The US Department of State Air Wing based in Florida formerly operated approximately 22 former USMC OV-10D aircraft (previously flown by the Bureau of Alcohol, Tobacco and Firearms) in support of drug eradication operations in South America – the weapons were removed and a cargo bay tank and dispensers for liquid herbicide were installed. The US Bureau of Land Management operated OV-10A Bronco’s as fire spotters and for directing fire fighting aircraft until 1999. NASA previously operated OV-10A aircraft primarily for atmospheric research and later 4 OV-10D+ aircraft for flight research within their Airborne Science Program. Some of these aircraft have more recently been involved in the Combat Dragon II program which since 2010 has been testing light turbo-prop aircraft for Special Operations missions.

US Department of State Air Wing OV-10D Bronco (155409 - former USMC) upgraded to OV-10G+ standard for the Combat Dragon II program which includes four bladed propellers and new sensor systems at the Valiant Air Command Museum in Titusville, Florida during my visit in 2014
US Department of State Air Wing OV-10D Bronco (155409 – former USMC, Civil Register No. N15453) upgraded to OV-10G+ standard for the Combat Dragon II program which includes four bladed propellers and new sensor systems at the Valiant Air Command Museum in Titusville, Florida during my visit in 2014
US Department of State Air Wing OV-10D Bronco (155409 - former USMC) upgraded to OV-10G+ standard for the Combat Dragon II program which includes four bladed propellers and new sensor systems at the Valiant Air Command Museum in Titusville, Florida during my visit in 2014
US Department of State Air Wing OV-10D Bronco (155409 – former USMC, Civil Register No. N15453) upgraded to OV-10G+ standard for the Combat Dragon II program which includes four bladed propellers and new sensor systems at the Valiant Air Command Museum in Titusville, Florida during my visit in 2014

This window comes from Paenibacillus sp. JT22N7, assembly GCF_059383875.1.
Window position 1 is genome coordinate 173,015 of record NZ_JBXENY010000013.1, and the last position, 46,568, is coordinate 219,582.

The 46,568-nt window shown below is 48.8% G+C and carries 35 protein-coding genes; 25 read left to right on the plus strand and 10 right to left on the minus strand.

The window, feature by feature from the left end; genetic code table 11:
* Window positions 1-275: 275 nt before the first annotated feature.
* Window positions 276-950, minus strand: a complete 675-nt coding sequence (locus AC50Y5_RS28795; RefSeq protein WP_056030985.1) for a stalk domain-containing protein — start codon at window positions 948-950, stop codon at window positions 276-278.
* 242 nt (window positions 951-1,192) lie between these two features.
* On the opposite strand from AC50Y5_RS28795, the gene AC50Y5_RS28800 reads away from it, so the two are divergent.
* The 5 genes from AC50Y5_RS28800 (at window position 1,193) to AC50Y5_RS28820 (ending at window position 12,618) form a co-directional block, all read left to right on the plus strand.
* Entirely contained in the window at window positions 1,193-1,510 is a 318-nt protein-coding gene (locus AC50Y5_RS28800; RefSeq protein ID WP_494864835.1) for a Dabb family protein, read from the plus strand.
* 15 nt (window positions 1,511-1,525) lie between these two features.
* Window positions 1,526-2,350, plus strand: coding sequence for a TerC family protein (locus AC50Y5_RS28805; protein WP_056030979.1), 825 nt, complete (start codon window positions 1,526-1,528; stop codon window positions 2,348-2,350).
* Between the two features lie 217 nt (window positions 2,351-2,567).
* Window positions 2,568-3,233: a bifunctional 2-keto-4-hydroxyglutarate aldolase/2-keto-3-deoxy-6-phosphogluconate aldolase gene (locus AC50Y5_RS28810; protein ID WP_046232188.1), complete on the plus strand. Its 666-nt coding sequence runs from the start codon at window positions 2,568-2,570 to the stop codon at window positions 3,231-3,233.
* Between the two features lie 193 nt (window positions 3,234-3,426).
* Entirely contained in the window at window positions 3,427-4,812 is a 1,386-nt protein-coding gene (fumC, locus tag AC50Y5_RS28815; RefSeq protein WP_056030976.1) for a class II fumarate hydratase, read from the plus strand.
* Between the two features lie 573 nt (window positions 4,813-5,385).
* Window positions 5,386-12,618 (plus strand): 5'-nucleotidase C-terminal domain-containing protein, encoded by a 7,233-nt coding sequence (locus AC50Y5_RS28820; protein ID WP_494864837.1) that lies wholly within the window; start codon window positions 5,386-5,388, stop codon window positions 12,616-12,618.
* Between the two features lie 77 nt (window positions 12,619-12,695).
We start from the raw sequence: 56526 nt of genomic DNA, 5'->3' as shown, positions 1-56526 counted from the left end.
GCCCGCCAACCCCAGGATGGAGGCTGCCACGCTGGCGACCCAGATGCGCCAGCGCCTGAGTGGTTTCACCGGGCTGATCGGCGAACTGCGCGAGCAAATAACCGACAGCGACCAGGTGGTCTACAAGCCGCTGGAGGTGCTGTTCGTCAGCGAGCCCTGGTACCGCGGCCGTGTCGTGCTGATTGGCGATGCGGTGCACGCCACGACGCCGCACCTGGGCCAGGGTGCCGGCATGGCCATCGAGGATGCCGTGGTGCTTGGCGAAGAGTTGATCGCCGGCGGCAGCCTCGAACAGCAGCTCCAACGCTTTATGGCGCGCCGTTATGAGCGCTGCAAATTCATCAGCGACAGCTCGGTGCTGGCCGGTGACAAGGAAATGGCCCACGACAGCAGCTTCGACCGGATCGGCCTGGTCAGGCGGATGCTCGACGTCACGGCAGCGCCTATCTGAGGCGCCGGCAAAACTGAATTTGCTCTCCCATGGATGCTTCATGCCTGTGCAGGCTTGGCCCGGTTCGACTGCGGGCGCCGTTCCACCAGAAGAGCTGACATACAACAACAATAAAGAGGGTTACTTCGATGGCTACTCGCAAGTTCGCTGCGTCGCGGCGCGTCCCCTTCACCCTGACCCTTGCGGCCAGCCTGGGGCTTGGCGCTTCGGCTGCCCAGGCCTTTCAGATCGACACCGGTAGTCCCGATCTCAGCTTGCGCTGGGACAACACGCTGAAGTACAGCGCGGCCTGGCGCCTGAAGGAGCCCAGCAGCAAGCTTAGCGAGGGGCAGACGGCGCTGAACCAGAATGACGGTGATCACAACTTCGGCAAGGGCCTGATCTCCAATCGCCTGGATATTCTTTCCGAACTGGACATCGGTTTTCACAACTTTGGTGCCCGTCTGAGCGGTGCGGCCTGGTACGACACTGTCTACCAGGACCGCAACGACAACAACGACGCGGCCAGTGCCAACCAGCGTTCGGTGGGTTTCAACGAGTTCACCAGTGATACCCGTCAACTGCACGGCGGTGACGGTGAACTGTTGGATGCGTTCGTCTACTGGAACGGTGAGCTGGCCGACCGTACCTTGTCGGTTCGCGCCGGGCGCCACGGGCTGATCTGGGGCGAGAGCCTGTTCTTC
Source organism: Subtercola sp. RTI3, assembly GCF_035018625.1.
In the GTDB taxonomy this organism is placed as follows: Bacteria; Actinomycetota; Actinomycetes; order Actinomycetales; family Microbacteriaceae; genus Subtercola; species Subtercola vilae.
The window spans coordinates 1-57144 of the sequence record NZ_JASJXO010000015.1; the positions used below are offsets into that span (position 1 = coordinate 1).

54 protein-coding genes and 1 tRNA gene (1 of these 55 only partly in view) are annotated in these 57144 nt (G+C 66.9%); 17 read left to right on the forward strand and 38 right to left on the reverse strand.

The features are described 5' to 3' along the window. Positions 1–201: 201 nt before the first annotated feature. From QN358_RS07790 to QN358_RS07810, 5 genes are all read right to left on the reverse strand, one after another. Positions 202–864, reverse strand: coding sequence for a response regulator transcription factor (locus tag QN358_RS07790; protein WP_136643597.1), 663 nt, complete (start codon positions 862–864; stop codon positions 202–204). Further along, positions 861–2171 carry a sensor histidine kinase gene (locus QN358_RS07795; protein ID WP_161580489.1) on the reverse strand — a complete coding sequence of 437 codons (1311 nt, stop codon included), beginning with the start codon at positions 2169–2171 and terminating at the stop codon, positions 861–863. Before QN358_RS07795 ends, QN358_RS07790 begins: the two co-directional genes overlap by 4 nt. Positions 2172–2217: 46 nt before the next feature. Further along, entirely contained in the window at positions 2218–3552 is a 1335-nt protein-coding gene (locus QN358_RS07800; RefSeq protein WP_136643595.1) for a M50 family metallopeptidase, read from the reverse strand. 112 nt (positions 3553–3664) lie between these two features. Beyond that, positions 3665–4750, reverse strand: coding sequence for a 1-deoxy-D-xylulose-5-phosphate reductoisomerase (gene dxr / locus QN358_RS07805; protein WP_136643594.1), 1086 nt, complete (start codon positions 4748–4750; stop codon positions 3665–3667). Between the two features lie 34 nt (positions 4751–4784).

NASA Langley OV-10A primarily used for atmospheric research in 2010 (Photo Source: NASA - Photographer /Sean Smith)
NASA Langley OV-10A primarily used for atmospheric research in 2010 (Photo Source: NASA – Photographer /Sean Smith)

Interestingly the US military retired the OV-10 Bronco due to the belief that given its relatively low-speed and low altitude area of operations, it was too vulnerable to SAM’s and ground fire, despite these being the areas of operation it was designed for (required ECM were not forthcoming)! Ironically, under the Combat Dragon II program a number of OV-10D+ aircraft were upgraded to the OV-10G+ standard which included a four bladed propeller and new sensor systems.

Two former NASA aircraft have been under evaluation in providing Special Operations support via COIN and light attack duties in the Middle East and potentially Afghanistan. The 2 aircraft were upgraded to become OV-10G+ variants and were tested between 2013 to 2015, including actual combat operations in the Middle East in 2015 (believed to have been flown by US Navy pilots). Who knows, there may be more life in the OV-10 yet!

A number of other nations have retired their OV-10A Bronco aircraft or export variants of the OV-10A. These include: Colombia (15 OV-10A, later upgraded to OV-10D standard), Germany (18 OV-10B operated by West Germany), Morocco (6 OV-10A), Thailand (32 OV-10C, operated from the early 1970’s to 2004 when most were donated to the Philippines or put into museums), Venezuela (16 OV-10E with 4 lost during an attempted mutinous officer military coup in 1992) and Indonesia (13 OV-10F, 1 was lost in an accident in 2013).

A Royal Thai Air Force North American OV-10C Bronco aircraft taxis on the runway before takeoff during exercise "Cobra Gold '87" at Korat Royal Thai Air Force Base on July 23rd, 1987
A Royal Thai Air Force North American OV-10C Bronco aircraft taxis on the runway before takeoff during exercise “Cobra Gold ’87” at Korat Royal Thai Air Force Base on July 23rd, 1987 (Photo Source: US Department of Defence via Wikipedia)

Colombian OV-10A/D’s were in service from 1991 to 2015 and were operated in the COIN role. Of the 15 aircraft, 12 were former USAF examples and 3 were later obtained from the USMC for spares. One was lost in 2007.